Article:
Saturday, November 19, 2011

The emotional landscape


This morning I went to the village of Helpstone, birthplace of John Clare: poet, naturalist, lover of landscape. His grave is in the church yard, his family cottage restored to a museum. I was there for a meeting of writers and artists, but slipped away to look at what's become of the place that had so inspired him.

There's been a surge of interest in Clare, elevating his status from 'the chap who wrote about birds', to that of a more significant poet whose environmental message is about as contemporary as it gets. Clare dismayed at the loss of species as the enclosure act started a process that would change irreparably the landscape he loved.

I'm no expert on Clare, but I was struck by how prescient his message was. The loss of bio-diversity and the broader environmental agenda is universally acknowledged as one of the most important issues facing the world - by comparison, the recent Euro-zone crisis pales into insignificance.

But perhaps less obvious is Clare's emotional connection with the countryside that has become commonplace too. The concept of landscape, as we know it now, was barely conceived at the time he was writing. Yet today, it seems to me, we care deeply for those places that are most familiar and hold personal significance. And there's no objectivity to our passions - there's scarcely a region I've visited where the locals don't claim it be the most beautiful in the country.

I'm no different. The places that matter to me most, and which I regard as most splendid, are those I know best. It's my intimate association with Wales and Northumberland - rather than any objective assessment of their scenery - which shapes my view that they're our finest landscapes. And this emotional connection shows in other ways too.  My loathing of windfarms is unashamedly visceral; an instinctive desire to protect our wild spaces from a desecration that I 'feel' almost as a physical pain.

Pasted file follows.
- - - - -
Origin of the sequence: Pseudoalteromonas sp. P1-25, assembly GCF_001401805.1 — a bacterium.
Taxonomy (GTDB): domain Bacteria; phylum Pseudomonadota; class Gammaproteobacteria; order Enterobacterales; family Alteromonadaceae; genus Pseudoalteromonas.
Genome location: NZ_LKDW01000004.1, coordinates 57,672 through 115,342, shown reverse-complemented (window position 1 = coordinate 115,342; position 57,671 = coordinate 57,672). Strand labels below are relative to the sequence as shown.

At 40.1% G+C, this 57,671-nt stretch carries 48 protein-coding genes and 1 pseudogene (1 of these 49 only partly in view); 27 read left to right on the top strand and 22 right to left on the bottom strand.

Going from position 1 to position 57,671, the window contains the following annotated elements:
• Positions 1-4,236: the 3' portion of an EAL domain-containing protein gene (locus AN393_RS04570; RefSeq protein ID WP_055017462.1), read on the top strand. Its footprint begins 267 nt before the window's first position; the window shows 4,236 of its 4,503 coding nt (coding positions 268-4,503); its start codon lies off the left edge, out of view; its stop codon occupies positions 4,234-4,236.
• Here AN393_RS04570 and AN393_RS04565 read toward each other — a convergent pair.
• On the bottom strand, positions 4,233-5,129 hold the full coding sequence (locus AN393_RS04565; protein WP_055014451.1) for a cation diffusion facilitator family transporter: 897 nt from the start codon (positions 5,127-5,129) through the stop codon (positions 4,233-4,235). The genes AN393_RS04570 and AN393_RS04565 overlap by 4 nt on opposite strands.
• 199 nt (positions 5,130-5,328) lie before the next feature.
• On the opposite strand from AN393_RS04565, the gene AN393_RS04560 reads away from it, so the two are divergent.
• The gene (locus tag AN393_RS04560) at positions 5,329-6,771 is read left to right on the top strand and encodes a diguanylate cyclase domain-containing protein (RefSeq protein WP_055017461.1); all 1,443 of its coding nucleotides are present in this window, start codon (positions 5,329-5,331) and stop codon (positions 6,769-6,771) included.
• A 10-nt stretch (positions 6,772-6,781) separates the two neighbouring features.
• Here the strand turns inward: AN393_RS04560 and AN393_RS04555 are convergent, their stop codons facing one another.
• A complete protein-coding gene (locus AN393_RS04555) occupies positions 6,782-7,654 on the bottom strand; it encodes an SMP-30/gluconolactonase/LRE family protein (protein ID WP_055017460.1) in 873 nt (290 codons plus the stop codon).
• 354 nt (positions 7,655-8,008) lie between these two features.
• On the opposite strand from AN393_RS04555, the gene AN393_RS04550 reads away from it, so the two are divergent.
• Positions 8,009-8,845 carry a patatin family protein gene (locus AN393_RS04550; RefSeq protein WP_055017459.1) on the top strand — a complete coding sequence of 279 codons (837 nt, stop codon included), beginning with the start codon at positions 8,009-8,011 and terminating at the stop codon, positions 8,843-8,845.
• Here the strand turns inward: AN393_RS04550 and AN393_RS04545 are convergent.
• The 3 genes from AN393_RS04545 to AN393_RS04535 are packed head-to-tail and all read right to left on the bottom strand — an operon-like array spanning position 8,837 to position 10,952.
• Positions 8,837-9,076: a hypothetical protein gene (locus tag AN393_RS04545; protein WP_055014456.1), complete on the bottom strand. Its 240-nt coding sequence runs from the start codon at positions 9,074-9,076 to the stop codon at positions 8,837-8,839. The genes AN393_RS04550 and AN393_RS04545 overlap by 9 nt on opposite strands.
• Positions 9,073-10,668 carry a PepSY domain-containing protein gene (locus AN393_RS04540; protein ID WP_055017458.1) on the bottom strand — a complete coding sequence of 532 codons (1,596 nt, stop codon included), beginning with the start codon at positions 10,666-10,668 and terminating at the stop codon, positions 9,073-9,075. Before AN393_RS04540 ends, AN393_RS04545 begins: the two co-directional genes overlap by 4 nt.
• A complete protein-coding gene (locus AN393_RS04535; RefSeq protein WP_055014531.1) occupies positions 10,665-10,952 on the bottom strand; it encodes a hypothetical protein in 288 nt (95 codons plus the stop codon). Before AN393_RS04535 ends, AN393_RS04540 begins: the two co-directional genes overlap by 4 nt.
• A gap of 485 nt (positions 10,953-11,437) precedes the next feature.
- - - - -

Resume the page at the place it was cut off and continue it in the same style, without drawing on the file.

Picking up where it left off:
This afternoon I was hurrying home through Leicestershire, not a county I'd put high on my list, despite three years at university there. But as I passed through Uppingham I stopped by a small pub to read the map, and suddenly realised I'd been there many times before - it was on the route I'd cycle to visit my girlfriend in Peterborough. Driving on I thought about those rides, remembered days when my body was strong, felt the gentle ache of nostalgia... And as I did so, the sun came out (or did I just notice it), the views got wider, the trees more golden - and the landscape changed in a way I think John Clare would have deeply understood.

3 comments:

  1. I studied Clare as part of my university degree - though sadly only in passing - he was something of a revelation and a discovery and his story is so, so poignant.

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  2. I haven't read Clare for far too long and this post makes me want to revisit him. I agree entirely that we value most highly the landscapes we know best - for me these are Mid-Wales and the NW Highlands. I hope your weekend has been all you hoped from it.

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  3. You expressed beautifully what I feel but have difficulty expressing. I feel I live in the most beautiful place on earth, followed closely by the city suburb I grew up in. I accept that my perception of that suburb is all about nostalgia and perception but that doesn't change a thing. Look forward to hearing about your weekend.

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